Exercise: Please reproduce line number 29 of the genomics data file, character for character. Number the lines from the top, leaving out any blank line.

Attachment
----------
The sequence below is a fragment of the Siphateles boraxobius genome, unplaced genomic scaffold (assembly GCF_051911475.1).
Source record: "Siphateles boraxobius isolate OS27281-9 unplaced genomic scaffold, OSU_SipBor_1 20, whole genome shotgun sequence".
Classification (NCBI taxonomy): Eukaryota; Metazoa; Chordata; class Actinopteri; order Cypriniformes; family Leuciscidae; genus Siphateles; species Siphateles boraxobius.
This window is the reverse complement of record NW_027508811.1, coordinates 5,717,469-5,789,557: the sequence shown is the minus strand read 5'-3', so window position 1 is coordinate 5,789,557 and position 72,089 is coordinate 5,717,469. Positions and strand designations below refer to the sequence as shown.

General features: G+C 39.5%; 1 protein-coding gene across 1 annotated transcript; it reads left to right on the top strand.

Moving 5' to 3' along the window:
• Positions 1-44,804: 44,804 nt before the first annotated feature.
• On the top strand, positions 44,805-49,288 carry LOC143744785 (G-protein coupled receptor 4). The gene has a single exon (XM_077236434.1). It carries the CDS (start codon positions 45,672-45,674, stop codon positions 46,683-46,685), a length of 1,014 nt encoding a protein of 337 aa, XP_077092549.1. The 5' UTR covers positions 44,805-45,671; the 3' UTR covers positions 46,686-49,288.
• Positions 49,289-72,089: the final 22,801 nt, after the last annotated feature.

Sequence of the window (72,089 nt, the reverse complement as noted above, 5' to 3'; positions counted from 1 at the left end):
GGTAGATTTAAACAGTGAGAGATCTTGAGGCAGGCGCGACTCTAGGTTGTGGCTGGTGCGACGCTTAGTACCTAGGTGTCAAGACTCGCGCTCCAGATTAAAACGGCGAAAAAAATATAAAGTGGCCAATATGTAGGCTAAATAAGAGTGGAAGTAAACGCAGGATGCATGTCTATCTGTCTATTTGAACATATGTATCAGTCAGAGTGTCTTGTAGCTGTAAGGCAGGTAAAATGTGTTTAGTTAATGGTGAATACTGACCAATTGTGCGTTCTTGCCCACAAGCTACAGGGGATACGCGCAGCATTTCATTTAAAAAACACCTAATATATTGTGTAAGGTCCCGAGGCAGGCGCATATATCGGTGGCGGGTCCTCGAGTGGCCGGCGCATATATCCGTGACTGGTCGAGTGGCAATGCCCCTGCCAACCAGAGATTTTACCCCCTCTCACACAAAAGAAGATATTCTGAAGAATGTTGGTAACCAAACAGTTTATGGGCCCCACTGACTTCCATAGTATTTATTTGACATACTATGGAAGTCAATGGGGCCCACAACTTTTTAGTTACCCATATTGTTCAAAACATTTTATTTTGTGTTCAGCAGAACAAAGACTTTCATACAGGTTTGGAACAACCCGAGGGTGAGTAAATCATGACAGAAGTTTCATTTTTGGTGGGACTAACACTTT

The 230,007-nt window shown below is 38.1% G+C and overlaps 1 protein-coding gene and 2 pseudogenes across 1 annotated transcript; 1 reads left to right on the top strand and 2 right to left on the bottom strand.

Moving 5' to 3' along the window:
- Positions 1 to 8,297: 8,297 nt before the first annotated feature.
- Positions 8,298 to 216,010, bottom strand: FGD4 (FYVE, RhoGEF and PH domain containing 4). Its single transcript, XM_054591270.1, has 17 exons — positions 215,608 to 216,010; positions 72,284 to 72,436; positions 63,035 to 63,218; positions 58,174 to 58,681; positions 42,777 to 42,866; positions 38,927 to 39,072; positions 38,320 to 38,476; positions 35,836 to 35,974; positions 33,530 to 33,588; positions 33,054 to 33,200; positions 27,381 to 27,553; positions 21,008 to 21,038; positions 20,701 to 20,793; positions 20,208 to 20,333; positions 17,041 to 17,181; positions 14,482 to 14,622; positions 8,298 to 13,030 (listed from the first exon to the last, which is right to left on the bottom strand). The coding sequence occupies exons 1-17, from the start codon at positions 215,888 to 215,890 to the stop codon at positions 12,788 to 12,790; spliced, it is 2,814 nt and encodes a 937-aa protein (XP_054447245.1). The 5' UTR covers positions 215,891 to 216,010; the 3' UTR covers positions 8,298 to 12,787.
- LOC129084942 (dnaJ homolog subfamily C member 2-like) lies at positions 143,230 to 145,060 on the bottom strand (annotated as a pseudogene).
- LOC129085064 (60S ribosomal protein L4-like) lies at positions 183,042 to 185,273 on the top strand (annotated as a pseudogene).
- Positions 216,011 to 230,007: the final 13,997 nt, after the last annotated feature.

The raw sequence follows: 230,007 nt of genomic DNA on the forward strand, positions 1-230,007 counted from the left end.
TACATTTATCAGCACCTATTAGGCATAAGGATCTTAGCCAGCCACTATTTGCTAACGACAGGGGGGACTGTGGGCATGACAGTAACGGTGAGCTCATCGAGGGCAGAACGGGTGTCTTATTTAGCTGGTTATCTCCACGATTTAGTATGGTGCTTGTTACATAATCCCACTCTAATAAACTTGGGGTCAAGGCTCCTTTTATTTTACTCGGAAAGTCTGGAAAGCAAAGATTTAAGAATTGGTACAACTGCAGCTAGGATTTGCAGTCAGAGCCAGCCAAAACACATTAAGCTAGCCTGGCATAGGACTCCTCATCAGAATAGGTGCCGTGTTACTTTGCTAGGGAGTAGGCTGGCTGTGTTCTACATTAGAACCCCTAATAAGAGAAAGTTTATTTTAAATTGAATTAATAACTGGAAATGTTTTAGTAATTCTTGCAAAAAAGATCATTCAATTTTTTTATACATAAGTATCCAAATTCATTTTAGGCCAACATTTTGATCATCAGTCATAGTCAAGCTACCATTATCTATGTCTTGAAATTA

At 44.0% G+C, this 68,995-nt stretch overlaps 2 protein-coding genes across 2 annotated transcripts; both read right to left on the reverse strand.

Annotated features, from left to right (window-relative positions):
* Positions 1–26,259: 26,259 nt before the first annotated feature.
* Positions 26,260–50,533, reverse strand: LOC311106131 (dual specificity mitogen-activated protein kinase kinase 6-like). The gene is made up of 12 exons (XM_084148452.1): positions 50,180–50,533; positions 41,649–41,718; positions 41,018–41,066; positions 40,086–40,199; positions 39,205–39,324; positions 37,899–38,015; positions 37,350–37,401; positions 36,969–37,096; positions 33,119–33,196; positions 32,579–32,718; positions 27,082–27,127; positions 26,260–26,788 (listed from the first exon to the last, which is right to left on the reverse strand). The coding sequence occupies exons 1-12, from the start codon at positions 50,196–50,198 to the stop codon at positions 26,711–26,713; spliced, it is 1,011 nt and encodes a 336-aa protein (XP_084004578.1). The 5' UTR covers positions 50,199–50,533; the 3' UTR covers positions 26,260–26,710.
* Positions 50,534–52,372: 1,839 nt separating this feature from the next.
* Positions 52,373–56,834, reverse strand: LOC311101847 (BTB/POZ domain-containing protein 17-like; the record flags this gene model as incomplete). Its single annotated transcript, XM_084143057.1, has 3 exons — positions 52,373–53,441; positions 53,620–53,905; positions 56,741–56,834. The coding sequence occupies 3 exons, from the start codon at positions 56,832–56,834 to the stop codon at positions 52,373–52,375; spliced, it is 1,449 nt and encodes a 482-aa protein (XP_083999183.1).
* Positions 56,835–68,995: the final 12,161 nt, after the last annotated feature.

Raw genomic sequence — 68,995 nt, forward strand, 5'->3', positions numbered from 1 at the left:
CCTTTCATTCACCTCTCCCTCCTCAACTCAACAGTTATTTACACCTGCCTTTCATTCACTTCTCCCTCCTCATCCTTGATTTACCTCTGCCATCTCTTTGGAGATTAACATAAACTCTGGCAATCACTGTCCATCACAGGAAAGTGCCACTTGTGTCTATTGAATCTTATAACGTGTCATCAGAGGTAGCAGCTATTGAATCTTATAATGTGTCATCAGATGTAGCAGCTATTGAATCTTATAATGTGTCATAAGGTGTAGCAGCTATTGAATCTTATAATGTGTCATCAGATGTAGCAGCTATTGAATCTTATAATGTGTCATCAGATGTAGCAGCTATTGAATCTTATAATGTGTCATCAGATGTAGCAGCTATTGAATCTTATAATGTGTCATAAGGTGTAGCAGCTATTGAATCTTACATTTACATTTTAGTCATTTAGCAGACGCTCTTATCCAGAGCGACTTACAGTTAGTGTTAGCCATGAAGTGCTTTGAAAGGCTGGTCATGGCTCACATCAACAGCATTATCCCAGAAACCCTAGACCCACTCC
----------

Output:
CCTTTCATTCACCTCTCCCTCCTCAACTCAACAGTTATTTACACCTGCCTTTCATTCACTTCTCCCTCCTCATCCTTGATTTACCTCTGCCATCTCTTTGGAGATTAACATAAACTCTGGCAATCACTGTCCATCACAGGAAAGTGCCACTTGTGTCTATTGAATCTTATAACGTGTCATCAGAGGTAGCAGCTATTGAATCTTATAATGTGTCATCAGATGTAGCAGCTATTGAATCTTATAATGTGTCATAAGGTGTAGCAGCTATTGAATCTTATAATGTGTCATCAGATGTAGCAGCTATTGAATCTTATAATGTGTCATCAGATGTAGCAGCTATTGAATCTTATAATGTGTCATCAGATGTAGCAGCTATTGAATCTTATAATGTGTCATAAGGTGTAGCAGCTATTGAATCTTACATTTACATTTTAGTCATTTAGCAGACGCTCTTATCCAGAGCGACTTACAGTTAGTGTTAGCCATGAAGTGCTTTGAAAGGCTGGTCATGGCTCACATCAACAGCATTATCCCAGAAACCCTAGACCCACTCC